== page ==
Toronto’s unique financing role: Accessing creative forms of financing in a cash-constrained environment – by Angela Harmantas and Irina Negoita (Global Business Reports – July 2014)

Toronto may be the global epicenter of mining finance, but even Canadian investors – long lauded for their knowledge of the risks associated with the mining industry – have grown wary of investing in the sector. Mining companies have been amongst the worst performers on the Toronto Stock Exchange (TSX) and the Toronto Venture Exchange (TSX-V). For the first time in many years, the first quarter of 2013 did not feature a single mining IPO.

With fewer companies listed and less capital raised, the TMX Group, owner of the TSX and TSX-V, decided to utilize its global reach to access investors outside of Toronto. The Group recently signed an agreement with the Santiago Stock Exchange to create a new venture exchange in Chile that allows TSX-V listed companies to list on its Latin American counterpart and tap into the investor base in South America.

“Our unique two-tier exchange system is at the core of our value proposition and differentiates us from other markets. In Santiago’s case, both the government and the exchange really liked the two-tier model. Many of our Canadian issuers are doing business in Latin America and it seemed like a natural extension of our capabilities for us to be involved,” explained Kevan Cowan, president, TSX Markets and group head of equities.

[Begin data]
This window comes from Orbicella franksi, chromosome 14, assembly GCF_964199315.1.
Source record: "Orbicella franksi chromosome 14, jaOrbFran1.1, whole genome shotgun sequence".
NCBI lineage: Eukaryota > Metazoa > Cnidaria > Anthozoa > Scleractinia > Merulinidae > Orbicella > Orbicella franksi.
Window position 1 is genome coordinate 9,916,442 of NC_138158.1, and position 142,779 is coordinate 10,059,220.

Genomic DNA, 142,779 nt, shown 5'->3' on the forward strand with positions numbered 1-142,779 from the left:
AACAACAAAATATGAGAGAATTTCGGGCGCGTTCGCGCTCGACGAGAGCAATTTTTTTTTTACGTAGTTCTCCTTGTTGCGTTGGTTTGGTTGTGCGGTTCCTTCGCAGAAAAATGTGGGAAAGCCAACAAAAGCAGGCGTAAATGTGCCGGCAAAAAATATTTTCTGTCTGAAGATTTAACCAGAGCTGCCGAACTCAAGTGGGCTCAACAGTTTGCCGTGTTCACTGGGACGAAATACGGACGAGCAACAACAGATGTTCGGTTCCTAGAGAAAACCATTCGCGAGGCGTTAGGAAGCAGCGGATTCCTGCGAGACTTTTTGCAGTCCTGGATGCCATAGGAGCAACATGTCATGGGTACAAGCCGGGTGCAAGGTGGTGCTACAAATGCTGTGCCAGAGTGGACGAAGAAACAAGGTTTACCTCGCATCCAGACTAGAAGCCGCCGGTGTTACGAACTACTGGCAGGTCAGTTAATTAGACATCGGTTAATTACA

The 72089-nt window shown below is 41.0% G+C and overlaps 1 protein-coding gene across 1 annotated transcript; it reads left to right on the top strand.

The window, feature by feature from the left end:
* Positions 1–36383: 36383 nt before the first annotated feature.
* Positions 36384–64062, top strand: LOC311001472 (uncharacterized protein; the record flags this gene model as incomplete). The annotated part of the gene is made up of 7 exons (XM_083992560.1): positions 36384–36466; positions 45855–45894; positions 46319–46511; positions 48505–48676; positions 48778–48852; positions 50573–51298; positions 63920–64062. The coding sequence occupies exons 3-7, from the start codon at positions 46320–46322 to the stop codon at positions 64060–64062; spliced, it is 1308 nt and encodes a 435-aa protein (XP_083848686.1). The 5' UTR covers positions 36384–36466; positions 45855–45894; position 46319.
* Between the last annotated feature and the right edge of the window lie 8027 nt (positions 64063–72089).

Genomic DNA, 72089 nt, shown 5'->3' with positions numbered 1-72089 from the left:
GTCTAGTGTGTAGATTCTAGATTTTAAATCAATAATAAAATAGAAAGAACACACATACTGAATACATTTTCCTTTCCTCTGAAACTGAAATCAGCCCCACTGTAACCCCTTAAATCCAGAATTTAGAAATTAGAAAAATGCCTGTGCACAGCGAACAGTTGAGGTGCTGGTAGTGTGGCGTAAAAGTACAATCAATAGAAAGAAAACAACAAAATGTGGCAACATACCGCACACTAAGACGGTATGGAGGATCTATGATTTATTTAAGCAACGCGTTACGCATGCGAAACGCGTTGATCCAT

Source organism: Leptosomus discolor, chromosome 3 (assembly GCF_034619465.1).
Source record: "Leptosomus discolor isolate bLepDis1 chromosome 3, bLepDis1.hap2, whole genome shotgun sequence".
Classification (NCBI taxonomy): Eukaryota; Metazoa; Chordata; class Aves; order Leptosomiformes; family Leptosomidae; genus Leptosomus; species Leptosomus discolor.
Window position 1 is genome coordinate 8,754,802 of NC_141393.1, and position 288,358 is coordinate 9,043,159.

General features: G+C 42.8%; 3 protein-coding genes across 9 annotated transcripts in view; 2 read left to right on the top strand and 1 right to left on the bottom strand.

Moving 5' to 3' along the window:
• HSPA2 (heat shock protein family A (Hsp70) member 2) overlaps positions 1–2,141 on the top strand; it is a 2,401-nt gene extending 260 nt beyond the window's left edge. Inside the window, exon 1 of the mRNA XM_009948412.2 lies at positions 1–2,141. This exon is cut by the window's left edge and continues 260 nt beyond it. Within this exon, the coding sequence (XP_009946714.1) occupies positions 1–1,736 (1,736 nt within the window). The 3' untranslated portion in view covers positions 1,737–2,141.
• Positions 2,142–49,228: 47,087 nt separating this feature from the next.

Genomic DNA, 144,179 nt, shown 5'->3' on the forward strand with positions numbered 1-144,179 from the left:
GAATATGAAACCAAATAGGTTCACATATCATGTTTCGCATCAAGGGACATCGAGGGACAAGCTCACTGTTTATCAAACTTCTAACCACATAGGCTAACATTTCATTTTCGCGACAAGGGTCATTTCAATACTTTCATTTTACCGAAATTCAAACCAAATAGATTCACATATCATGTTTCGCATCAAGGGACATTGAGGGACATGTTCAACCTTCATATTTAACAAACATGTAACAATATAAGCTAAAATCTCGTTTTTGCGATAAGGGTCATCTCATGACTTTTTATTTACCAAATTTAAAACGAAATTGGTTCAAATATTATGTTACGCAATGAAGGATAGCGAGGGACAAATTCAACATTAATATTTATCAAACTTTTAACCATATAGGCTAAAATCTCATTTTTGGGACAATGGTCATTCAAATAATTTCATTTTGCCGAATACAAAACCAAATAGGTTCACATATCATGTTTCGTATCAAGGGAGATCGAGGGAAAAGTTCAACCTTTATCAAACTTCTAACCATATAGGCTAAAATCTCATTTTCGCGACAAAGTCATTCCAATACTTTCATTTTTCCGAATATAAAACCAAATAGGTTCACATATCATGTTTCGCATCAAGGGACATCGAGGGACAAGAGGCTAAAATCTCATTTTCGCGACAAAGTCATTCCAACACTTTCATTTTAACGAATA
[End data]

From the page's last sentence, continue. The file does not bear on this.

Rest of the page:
Closer to home, the TSX eased its rules to allow companies to raise capital at less than $0.05 a share, while the federal government extended mineral exploration tax credit for another year. However, according to Denis Frawley, partner at Ormston List Frawley LLP, these measures are not enough to tackle the funding issue. “The industry expected the tax credit to be extended due to the current financial situations, and the pricing policy has not led to a strong influx of capital on the TSX,” he said.

The lack of traditional forms of capital has led mining companies to look at other forms of financing for their projects. Royalty deals have become more attractive to near-production companies looking to raise money to fund construction. Sandspring Resources and Rubicon Minerals Corp. both landed multi-million dollar deals with streaming companies Silver Wheaton and Royal Gold Inc., respectively.